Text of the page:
This Chapter is the story of the raising of Lazarus from the dead. I have always been curious about how Jesus was able to hear Father’s instructions and feel so confident that He was following directions implicitly. My desire is that I would be given ears to hear like He had.
A couple of years ago, I noticed in this chapter and in chapter 12 what I have referred to as the three signals.
I’m sure that there were other signals along the way, and Jesus was always aware of whether or not “His hour had come.” But these three signals stood out to me.
The first signal was when Jesus received the news of Lazarus’ illness. Jesus’ response was immediate. (V. 4) He said, “This sickness is not to end in death; but [on the contrary] it is to honor God and to promote His glory, that the Son of God may be glorified through (by it).” It seemed that He was aware of wheels being set in motion.
v. 5 describes the love of Jesus for Martha, Mary, and Lazarus, so it is a little surprising that v. 6 begins with the word “therefore” …”Therefore….He still stayed two days longer …where He was.” Possibly the disciples assumed that fear kept Jesus from going to heal Lazarus, because two days later, when Jesus said it was time to go, they warned Him that the Jews only recently were intending to stone Him. (v.8)
Jesus reply is a bit puzzling at first, He answered, “Are there not twelve hours in the day? Anyone who walks about in the daytime does not stumble, because he sees [by] the light of this world. 10. But if anyone walks about in the night, he does stumble, because there is no light in him [the light is lacking to him] Jesus’ references to light are always of interest to me. In this passage He is letting them know that He is the light, and He knows exactly what action to take and where it leads so there is no uncertainty or cause for concern. When taken with his statement in 12:35 it also lends strength to the idea that Jesus had received a signal that the process has begun that will lead up to the ending of His temporal life. In ch.12:35 Jesus is talking about his death and he makes the statement, “You will have the Light only a little while longer. Walk while you have the Light [keep living by it], so that darkness may not overtake and overcome you. He who walks about in the dark does not know where he goes [he is drifting].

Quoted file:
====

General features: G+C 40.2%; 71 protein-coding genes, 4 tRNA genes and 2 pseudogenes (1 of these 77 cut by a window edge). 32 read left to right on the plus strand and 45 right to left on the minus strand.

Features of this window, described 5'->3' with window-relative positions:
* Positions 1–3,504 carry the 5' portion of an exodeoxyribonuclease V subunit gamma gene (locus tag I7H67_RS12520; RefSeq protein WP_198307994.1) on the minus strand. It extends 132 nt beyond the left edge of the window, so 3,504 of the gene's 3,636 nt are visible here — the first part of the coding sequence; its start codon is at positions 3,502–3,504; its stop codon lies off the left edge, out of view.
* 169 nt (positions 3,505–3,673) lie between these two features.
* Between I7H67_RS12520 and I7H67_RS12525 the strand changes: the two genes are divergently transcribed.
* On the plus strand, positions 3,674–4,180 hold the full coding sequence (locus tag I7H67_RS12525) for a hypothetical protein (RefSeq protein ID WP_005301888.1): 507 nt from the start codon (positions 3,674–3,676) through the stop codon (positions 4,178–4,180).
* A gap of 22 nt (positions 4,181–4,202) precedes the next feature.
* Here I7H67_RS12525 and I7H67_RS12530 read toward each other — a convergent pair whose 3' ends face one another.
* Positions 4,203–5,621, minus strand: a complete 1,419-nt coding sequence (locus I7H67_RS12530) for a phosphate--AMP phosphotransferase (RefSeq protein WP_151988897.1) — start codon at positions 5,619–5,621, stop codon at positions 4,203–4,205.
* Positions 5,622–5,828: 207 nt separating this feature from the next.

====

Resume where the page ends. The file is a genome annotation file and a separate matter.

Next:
This is another incidence of “the tur.n” It seems he is talking about daylight, but what He is really saying is “I have the light of another world…Light from my Father, so I will be that light for you. You can follow me trusting that I know what to do and why…” They don’t really trust Him though, as evidenced by Thomas’s statement, in v. 16 Let us go too, that we may die [be killed] along with Him.
In v 23 Jesus tells Martha that her brother shall rise again, and in an interesting twist, she spiritualizes the meaning of His promise. Jesus says in v 25 “I am [Myself] the Resurrection and the Life. Whoever believes in (adheres to, trusts in, and relies on) Me, although he may die, yet he shall live.” He has told the disciples that He is the Light, and He told Martha that He is the Resurrection and the Life. This takes me back to chapter one where the statement is made, (v.4) “In Him was Life and the Life was the Light of men.”